Vic Keary - 11 October 1938 - 04 October 2022

It is with great sadness that we announce that Vic Keary, co-founder and chief designer of Thermionic Culture Ltd., has died, just a few days short of his 84th birthday. 

For the last few years his wish was that Thermionic Culture should build a team and product line that would ensure that his knowledge, designs and design philosophy would endure well beyond his own life. He believed that well designed valve audio devices sound superior to solid state devices and that the joy of using them should be available to future generations. We at Thermionic Culture of course agree with him and that is our aim going forwards, with new products already in development and with existing products, which we will continue to supply and support to the same high standards that Vic has set. 

Vic’s history has been a uniquely fascinating and colourful one.

Born to an RAF family in 1938, Vic moved to and spent his early years in India during the last days of the Raj. Moving to Edinburgh as a young child and then onto Sussex he saw many unusual and eventful times at a young age. 

Starting as a recording enthusiast in 1957, then backing his electronics skills up with study at the Royal Aircraft Establishment, contributing to rocket designs, Vic began his professional career at Lansdowne studios in 1960, ultimately taking over as maintenance engineer from Joe Meek. His knowledge and intuition about valve audio circuitry stood him in good stead.

After achieving success behind the console and engineering hit records at Lansdowne, Vic set up his own independent studios. He designed and built his own valve consoles and found much success with Chalk Farm studios, established in 1968, producing more hit records throughout following years. Not least of these achievements was his engineering and production input for the majority of Trojan records UK output until its demise. 

Another side to Vic during these years was his activity in other aspects of the music business in various roles such as :-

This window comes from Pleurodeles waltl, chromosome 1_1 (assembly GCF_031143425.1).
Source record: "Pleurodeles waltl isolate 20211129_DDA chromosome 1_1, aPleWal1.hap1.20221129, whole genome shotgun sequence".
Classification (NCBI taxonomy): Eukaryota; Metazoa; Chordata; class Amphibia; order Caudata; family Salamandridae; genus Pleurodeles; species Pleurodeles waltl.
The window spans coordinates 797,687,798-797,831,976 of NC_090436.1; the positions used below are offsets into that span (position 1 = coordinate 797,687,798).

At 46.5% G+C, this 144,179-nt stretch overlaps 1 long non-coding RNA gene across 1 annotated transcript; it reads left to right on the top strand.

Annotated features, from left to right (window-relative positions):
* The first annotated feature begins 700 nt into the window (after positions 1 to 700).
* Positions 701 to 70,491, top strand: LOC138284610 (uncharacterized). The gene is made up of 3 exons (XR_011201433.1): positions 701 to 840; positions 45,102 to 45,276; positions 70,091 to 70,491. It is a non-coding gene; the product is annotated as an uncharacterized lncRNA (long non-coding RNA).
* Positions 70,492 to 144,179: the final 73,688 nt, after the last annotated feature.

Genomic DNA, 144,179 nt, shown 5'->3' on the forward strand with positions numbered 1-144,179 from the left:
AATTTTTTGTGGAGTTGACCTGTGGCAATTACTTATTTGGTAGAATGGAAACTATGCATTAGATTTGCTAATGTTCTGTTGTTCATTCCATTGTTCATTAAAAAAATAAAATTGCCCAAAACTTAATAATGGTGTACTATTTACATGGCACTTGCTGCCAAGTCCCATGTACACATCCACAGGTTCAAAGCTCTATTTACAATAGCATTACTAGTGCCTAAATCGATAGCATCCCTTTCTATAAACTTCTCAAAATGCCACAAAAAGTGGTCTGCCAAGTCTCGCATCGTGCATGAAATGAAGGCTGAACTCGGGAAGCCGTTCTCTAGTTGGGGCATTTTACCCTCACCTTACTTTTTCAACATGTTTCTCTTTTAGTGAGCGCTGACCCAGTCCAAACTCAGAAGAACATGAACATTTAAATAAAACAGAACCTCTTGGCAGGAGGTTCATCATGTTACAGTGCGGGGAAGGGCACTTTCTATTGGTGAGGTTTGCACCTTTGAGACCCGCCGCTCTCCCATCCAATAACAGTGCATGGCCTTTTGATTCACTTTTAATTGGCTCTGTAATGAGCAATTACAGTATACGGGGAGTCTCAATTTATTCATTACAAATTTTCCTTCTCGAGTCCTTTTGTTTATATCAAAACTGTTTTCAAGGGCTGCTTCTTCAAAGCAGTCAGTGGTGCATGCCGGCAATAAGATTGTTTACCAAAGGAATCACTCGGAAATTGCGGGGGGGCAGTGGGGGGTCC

• Manager to artists such as Screaming Lord Such, Tapper Zukie, Desmond Dekker, John Otway and others;

  • Owner of the Mushroom records label, with a roster including many folk/progressive artists and famously, Ravi Shankar;

  • Providing front of house sound for many of his artists concerts, winning awards for his innovation in this too;

  • Running live music venues such as Camden’s Dublin Castle;

  • Record sales and advice to up and coming industry figures such as a young Richard Branson; 

Chalk Farm eventually closed in 1982 but over the years Vic had become revered and respected in the UK and Jamaican recording studio community for his knowledge of valve equipment and microphones and his skills behind the console. 

After several years spent using his technical expertise to help with studio maintenance for artists such as Vangelis, it was suggested to Vic in the early 90s that he ought to resurrect the latest valve console he’d designed and built for Chalk Farm studios. 

This led on to the creation of Chiswick reach studios, whereby he managed to introduce a new generation of engineers, producers and musicians to the joy of recording with valve equipment. 

During this phase of Vic’s career he began to develop new valve designs and this in turn led to the creation of Thermionic Culture Ltd. in 1998.

This last phase of Vic’s career allowed him to fully explore his love of valve audio design, which he did whilst creating some now classic pieces of studio outboard equipment over the following 23 years. 

Vic’s conviction that valves had an important role to play in music production had stayed with him since the first beginnings in 1957 and remained there until his death. Thermionic Culture is proud to honour his wishes that his legacy should continue into the future, providing inspiration to anybody who wants to listen.